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Youth Radio's Rynesha Snowden knows what it takes for a teenager to raise a child.
By Rynesha Snowden
When I hear the word "mother" I think about a person being there, listening and showing her children she loves them. Talking to my mom was never an option because the bond wasn't there, she never showed affection. I didn't know if she loved me or not because she never said it. I couldn't bear to let Muffin experience any of that.
Muffin is my two-year-old cousin. Her real name is Jah'leah. Her mama had her young -- at the age of 13. I knew her mama wasn't ready for a baby, but her mind was set. She used to say "I'm having this baby for me." And I'd say, "but can you handle taking care of this baby?" "Yeah I can." I couldn't talk her out of it, so all I could do was be there for her, and for Muffin.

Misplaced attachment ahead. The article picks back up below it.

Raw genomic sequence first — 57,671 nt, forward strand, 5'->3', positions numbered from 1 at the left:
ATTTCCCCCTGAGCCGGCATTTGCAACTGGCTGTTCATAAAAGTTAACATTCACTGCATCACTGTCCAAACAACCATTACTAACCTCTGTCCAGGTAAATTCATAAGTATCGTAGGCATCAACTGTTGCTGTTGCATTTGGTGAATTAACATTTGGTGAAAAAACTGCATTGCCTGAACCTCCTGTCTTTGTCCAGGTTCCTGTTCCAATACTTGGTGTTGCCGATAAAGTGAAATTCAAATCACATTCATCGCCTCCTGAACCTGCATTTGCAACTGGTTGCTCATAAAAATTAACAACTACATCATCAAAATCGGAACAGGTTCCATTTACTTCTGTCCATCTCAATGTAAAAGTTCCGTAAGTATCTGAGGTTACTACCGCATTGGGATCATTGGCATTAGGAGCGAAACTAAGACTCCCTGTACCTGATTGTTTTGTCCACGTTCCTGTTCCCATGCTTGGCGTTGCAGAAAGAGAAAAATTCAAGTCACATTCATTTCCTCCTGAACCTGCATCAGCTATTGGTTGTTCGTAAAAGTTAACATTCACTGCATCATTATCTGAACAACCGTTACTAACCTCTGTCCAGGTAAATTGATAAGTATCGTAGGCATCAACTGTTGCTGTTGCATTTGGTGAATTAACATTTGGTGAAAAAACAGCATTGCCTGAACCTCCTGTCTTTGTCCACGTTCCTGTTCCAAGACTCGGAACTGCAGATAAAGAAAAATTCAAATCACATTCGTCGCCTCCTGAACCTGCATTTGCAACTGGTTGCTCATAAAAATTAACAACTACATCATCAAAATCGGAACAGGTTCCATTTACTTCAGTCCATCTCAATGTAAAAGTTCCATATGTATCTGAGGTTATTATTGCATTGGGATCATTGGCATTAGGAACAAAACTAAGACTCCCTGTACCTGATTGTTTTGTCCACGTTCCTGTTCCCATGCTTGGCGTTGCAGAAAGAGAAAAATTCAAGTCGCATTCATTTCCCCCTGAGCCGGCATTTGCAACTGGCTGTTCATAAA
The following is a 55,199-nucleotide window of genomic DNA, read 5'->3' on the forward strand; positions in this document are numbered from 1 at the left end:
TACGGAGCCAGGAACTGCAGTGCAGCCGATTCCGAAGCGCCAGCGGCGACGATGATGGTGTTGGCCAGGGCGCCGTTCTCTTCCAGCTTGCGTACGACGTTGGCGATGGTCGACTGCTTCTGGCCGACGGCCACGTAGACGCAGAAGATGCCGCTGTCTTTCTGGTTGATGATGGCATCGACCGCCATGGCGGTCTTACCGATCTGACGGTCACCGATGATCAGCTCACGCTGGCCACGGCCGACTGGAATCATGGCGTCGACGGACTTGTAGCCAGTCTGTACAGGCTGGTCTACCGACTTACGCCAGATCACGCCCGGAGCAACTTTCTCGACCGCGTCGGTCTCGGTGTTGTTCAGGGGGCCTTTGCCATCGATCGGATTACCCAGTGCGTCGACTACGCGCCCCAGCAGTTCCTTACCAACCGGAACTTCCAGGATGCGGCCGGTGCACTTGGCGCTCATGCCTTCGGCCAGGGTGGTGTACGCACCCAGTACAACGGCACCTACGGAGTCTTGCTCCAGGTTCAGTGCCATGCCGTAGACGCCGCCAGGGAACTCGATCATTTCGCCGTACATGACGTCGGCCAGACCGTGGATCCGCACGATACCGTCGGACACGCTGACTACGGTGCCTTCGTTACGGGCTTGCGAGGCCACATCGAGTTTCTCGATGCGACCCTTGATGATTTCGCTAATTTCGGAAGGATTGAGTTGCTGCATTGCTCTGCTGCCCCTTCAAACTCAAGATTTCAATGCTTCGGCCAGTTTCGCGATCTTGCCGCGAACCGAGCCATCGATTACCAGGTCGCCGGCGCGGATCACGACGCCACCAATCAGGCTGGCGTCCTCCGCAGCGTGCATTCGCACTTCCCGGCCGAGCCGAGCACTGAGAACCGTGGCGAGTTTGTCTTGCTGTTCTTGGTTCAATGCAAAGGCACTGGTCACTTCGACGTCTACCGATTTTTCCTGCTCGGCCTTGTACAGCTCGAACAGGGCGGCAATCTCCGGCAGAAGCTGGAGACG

For the past few months, I've been caring part-time for Muffin, because I'm able to provide her with things she can't get at home. In my house there's more discipline. I don't let her throw tantrums, yell at me, or make demands. She's the child and I make sure she understands I'm the adult.
At her mama's house, Jah'leah doesn't eat as well as she should, and that bothers me. She needs vitamins and minerals, which I make sure she gets from foods like yogurt, rice and beans. To others it might seem stressful raising a child, but I'm not doing anything that hasn't already been modeled by my great granny and my god mama. They stepped up to give me what my mama couldn't.
My great granny taught me affection and my god mama broadened my vision, my little Muffin needs to feel the same love they showered on me. Jah'leah's mom is 15, and raising a child just isn't her priority. I'm happy to fill in the gaps, but I want her to recognize that her daughter needs her. I'm showing Muffin love so that she can grow up to be the best person she's capable of being. I'm also showing her love, in the hopes her mom will someday do the same.
With a Perspective, I'm Rynesha Snowden.